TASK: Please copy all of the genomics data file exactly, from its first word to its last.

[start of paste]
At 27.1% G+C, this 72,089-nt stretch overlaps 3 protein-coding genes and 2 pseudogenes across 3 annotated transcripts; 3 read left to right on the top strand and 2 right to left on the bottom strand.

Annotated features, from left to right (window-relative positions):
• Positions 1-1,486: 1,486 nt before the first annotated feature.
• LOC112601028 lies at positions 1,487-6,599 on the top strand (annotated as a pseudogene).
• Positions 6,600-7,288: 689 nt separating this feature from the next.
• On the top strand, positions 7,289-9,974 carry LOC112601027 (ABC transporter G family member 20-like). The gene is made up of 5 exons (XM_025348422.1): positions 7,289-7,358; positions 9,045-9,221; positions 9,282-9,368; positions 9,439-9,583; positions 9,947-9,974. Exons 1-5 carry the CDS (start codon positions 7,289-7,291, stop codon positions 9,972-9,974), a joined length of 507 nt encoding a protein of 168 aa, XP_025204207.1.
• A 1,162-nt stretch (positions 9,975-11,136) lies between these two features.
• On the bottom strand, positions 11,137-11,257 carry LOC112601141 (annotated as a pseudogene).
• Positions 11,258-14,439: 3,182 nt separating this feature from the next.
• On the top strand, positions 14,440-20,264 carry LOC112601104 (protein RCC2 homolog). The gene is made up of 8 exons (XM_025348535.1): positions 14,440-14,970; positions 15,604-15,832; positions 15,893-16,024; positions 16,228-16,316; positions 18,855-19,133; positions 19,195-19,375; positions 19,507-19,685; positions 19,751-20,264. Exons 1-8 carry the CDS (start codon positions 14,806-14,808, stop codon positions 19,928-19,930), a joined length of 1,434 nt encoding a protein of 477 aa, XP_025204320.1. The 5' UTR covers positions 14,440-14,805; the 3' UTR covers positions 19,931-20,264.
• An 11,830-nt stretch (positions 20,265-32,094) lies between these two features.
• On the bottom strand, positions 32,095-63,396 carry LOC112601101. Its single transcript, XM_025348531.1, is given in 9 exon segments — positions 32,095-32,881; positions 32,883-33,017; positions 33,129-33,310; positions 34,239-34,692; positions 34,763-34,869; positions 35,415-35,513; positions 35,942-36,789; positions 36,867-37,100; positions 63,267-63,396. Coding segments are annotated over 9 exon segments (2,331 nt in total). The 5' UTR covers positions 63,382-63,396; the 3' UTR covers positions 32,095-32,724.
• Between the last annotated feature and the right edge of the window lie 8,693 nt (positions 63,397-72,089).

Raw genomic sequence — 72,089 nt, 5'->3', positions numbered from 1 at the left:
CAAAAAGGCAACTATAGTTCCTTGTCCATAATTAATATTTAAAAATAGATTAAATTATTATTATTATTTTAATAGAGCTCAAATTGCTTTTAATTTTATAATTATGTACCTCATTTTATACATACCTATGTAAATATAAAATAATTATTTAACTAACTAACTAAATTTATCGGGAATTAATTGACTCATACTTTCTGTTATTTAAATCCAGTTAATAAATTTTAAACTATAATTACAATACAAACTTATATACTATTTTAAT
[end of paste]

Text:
At 27.1% G+C, this 72,089-nt stretch overlaps 3 protein-coding genes and 2 pseudogenes across 3 annotated transcripts; 3 read left to right on the top strand and 2 right to left on the bottom strand.

Annotated features, from left to right (window-relative positions):
• Positions 1-1,486: 1,486 nt before the first annotated feature.
• LOC112601028 lies at positions 1,487-6,599 on the top strand (annotated as a pseudogene).
• Positions 6,600-7,288: 689 nt separating this feature from the next.
• On the top strand, positions 7,289-9,974 carry LOC112601027 (ABC transporter G family member 20-like). The gene is made up of 5 exons (XM_025348422.1): positions 7,289-7,358; positions 9,045-9,221; positions 9,282-9,368; positions 9,439-9,583; positions 9,947-9,974. Exons 1-5 carry the CDS (start codon positions 7,289-7,291, stop codon positions 9,972-9,974), a joined length of 507 nt encoding a protein of 168 aa, XP_025204207.1.
• A 1,162-nt stretch (positions 9,975-11,136) lies between these two features.
• On the bottom strand, positions 11,137-11,257 carry LOC112601141 (annotated as a pseudogene).
• Positions 11,258-14,439: 3,182 nt separating this feature from the next.
• On the top strand, positions 14,440-20,264 carry LOC112601104 (protein RCC2 homolog). The gene is made up of 8 exons (XM_025348535.1): positions 14,440-14,970; positions 15,604-15,832; positions 15,893-16,024; positions 16,228-16,316; positions 18,855-19,133; positions 19,195-19,375; positions 19,507-19,685; positions 19,751-20,264. Exons 1-8 carry the CDS (start codon positions 14,806-14,808, stop codon positions 19,928-19,930), a joined length of 1,434 nt encoding a protein of 477 aa, XP_025204320.1. The 5' UTR covers positions 14,440-14,805; the 3' UTR covers positions 19,931-20,264.
• An 11,830-nt stretch (positions 20,265-32,094) lies between these two features.
• On the bottom strand, positions 32,095-63,396 carry LOC112601101. Its single transcript, XM_025348531.1, is given in 9 exon segments — positions 32,095-32,881; positions 32,883-33,017; positions 33,129-33,310; positions 34,239-34,692; positions 34,763-34,869; positions 35,415-35,513; positions 35,942-36,789; positions 36,867-37,100; positions 63,267-63,396. Coding segments are annotated over 9 exon segments (2,331 nt in total). The 5' UTR covers positions 63,382-63,396; the 3' UTR covers positions 32,095-32,724.
• Between the last annotated feature and the right edge of the window lie 8,693 nt (positions 63,397-72,089).

Raw genomic sequence — 72,089 nt, 5'->3', positions numbered from 1 at the left:
CAAAAAGGCAACTATAGTTCCTTGTCCATAATTAATATTTAAAAATAGATTAAATTATTATTATTATTTTAATAGAGCTCAAATTGCTTTTAATTTTATAATTATGTACCTCATTTTATACATACCTATGTAAATATAAAATAATTATTTAACTAACTAACTAAATTTATCGGGAATTAATTGACTCATACTTTCTGTTATTTAAATCCAGTTAATAAATTTTAAACTATAATTACAATACAAACTTATATACTATTTTAAT